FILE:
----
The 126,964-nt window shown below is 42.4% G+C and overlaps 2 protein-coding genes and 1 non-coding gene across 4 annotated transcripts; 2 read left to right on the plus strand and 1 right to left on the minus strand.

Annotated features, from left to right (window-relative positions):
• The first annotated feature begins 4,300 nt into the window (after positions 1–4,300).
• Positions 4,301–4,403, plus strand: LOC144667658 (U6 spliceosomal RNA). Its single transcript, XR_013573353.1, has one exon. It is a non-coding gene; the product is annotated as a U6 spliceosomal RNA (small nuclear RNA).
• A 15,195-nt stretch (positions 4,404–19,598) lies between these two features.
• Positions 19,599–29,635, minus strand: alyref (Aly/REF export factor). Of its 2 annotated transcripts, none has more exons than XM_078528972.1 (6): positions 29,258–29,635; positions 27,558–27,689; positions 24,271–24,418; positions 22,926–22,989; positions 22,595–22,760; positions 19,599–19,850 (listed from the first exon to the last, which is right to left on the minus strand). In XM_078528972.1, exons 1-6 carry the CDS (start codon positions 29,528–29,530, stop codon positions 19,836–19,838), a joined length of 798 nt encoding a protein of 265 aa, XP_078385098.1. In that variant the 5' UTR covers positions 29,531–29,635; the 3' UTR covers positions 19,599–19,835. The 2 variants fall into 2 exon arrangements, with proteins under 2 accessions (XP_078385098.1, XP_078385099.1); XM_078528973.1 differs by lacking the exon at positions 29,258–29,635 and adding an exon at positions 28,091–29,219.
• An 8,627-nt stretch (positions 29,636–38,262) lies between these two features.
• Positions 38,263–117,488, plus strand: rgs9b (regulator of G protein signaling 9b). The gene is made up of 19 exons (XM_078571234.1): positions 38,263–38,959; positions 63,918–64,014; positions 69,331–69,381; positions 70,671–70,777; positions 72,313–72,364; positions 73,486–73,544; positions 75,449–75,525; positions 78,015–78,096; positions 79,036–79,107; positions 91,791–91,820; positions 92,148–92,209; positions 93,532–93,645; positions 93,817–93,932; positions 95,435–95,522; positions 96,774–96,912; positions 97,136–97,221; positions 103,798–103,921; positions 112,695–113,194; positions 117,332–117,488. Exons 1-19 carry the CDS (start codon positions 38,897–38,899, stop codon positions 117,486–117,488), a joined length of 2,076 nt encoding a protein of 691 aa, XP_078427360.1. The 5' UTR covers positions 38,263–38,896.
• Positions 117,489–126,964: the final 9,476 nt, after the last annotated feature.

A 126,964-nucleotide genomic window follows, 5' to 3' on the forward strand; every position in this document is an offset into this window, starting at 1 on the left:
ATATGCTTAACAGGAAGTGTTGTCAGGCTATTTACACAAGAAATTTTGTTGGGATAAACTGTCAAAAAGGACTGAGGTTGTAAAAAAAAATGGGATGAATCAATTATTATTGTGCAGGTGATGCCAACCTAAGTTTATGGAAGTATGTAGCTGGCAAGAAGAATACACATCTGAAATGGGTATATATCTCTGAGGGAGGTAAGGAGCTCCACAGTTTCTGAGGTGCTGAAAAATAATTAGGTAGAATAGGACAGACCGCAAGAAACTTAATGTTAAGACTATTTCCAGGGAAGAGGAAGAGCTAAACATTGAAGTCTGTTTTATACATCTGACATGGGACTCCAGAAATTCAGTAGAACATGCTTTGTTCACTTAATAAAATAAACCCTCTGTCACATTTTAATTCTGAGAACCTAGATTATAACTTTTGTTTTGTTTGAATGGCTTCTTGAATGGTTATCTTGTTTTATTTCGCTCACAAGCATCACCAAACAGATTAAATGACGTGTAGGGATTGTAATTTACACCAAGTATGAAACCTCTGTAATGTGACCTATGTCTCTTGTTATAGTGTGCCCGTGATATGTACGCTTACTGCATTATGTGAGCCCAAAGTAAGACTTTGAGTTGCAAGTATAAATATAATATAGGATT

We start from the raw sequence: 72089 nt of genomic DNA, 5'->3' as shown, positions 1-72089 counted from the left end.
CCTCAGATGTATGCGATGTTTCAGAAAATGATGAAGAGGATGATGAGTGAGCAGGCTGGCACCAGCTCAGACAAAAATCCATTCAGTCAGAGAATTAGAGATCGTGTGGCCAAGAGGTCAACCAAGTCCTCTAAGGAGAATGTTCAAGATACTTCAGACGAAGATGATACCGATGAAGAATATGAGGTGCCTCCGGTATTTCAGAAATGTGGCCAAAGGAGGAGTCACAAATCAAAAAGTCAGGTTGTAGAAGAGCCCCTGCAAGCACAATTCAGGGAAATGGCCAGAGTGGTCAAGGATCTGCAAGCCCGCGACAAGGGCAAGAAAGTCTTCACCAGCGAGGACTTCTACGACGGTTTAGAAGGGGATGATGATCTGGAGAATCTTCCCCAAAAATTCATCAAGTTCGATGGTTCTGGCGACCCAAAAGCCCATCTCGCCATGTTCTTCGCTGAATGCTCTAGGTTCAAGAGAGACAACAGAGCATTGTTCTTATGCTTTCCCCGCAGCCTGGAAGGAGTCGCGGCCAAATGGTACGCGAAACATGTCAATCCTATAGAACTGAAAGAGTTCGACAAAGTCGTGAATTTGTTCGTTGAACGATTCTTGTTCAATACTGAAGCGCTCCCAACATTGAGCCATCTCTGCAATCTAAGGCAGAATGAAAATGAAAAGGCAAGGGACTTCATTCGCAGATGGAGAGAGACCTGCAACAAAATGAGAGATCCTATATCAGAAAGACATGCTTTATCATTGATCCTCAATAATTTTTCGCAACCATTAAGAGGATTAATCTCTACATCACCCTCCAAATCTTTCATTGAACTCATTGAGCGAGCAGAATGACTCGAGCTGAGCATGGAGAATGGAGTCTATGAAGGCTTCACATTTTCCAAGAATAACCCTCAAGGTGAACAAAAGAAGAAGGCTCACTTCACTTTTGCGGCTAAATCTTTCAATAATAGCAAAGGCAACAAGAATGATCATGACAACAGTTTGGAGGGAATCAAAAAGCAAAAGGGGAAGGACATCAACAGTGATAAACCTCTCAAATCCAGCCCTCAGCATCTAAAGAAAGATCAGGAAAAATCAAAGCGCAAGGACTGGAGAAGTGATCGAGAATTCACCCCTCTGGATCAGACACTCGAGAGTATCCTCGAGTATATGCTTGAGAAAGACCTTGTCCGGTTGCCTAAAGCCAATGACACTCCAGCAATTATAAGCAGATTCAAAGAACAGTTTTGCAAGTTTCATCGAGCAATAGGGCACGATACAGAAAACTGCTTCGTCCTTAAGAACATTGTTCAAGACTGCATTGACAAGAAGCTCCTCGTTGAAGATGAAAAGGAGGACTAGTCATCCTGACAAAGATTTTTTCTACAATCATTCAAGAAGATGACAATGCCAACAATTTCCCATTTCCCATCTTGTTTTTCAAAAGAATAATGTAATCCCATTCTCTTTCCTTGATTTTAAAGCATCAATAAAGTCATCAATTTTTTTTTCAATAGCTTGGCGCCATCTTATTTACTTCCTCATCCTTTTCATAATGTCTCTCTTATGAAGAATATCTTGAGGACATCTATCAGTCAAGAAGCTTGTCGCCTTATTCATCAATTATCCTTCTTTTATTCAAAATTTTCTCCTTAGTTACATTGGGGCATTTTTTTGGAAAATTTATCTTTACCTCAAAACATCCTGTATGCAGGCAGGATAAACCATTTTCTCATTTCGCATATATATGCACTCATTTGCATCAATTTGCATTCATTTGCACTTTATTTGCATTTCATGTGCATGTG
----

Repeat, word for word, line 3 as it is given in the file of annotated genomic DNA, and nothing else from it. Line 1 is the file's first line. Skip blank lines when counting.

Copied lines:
• The first annotated feature begins 4,300 nt into the window (after positions 1–4,300).